We are delighted to announce that, in response to an appeal made by the Chris Otto Foundation, 181 of the 660 learners who attend Zonnebloem Boy’s and Girls’ Primary Schools joined our feeding programme during January this year. These learners affected by extreme poverty, now receive a daily cooked breakfast and lunch lovingly prepared by our volunteer food preparers, Gail Fish and Imaan Van Schoor-Adams at the schools newly renovated kitchen. Gail and Imaam are also mommies of learners at these schools. These schools are located on the Zonnebloem College Estate, an educational complex founded in 1858 by the Anglican Church.
Before joining our feeding programme, the Chris Otto Foundation, a small philanthropic organisation that supports these schools, informally interviewed many of the children and they were told that their only real meal of the day is dinner, consisting mainly of maize porridge, although some do not get dinner regularly either. Until the end of last year many children did not get breakfast in the morning and only ate at school if a friend or teacher was kind enough to share their food with them.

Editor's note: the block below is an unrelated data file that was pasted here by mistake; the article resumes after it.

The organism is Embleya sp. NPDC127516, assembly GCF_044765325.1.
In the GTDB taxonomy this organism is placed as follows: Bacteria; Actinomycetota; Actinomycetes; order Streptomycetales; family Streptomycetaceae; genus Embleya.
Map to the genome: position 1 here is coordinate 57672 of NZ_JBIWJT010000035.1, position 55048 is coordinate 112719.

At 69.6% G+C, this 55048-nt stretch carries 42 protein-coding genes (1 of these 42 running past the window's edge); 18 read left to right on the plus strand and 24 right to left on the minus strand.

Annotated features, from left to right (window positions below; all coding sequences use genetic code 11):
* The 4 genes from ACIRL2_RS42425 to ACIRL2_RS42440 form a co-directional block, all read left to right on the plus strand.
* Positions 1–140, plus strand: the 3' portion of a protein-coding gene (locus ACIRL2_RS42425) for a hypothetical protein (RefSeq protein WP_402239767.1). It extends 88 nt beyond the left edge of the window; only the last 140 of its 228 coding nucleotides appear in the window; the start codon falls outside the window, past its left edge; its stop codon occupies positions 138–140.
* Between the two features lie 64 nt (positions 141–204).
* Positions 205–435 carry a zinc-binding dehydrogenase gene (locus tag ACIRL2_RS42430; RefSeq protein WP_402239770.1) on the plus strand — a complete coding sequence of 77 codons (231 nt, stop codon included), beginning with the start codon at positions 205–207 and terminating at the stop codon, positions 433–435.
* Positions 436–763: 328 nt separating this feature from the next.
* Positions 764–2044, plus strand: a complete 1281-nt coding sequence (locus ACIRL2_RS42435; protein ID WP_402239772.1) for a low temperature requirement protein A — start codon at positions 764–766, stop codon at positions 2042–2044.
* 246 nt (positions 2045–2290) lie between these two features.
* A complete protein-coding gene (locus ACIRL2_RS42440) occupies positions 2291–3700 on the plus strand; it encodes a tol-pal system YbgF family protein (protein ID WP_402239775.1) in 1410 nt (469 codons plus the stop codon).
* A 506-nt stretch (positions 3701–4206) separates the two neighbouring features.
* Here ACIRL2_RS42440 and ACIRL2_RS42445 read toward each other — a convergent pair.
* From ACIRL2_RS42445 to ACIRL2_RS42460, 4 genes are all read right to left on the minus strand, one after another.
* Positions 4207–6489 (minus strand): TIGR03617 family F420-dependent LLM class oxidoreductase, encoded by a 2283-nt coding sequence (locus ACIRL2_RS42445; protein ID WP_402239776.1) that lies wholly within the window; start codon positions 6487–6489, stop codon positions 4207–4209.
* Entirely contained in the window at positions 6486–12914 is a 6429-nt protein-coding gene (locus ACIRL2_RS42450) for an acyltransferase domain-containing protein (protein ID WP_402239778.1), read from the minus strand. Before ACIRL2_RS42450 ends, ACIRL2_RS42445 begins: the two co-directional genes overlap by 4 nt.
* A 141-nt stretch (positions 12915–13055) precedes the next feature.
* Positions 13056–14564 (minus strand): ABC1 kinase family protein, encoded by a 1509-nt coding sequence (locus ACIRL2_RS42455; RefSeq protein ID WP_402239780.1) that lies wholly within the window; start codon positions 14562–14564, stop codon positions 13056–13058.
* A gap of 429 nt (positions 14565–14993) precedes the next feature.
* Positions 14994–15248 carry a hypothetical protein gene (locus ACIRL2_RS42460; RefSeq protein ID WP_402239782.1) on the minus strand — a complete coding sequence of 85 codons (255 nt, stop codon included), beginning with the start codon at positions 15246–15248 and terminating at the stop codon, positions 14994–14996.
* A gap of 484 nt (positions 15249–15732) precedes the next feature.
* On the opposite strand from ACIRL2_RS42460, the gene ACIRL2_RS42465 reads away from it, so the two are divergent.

One Grade 4 boy from Khayelitsha told the Foundation that he only drinks a cup of coffee at 4:30am before getting on the taxi for school and then has his first meal again at 5pm when he and his mother get home. Another boy from Crossroads told the Foundation that he does not eat at all before school and at break-time buys cheap junk food (white bread and polony) from the tuckshop. Another boy from Mfuleni, whose shack home burnt down in December, says dinner no longer happens every night, because his single mother is unemployed – he now relies on PSFA’s feeding programme for food during the daytime.
During teacher interviews many stories were recounted of teachers bringing extra sandwiches from home for their hungriest pupils last year, and many reported that hunger was a major factor contributing to lack of concentration in the classroom.
Karen Breytenbach who is the project director at the Chris Otto Foundation said “the best news is that the children’s teachers and even the school counsellors from NGO CommunityKeepers.org who counsel many of the children for personal issues, are already reporting that the children are starting to do better at school and flourishing more on a personal level. We can’t wait to measure the success of the feeding programme six months and a year down the line.”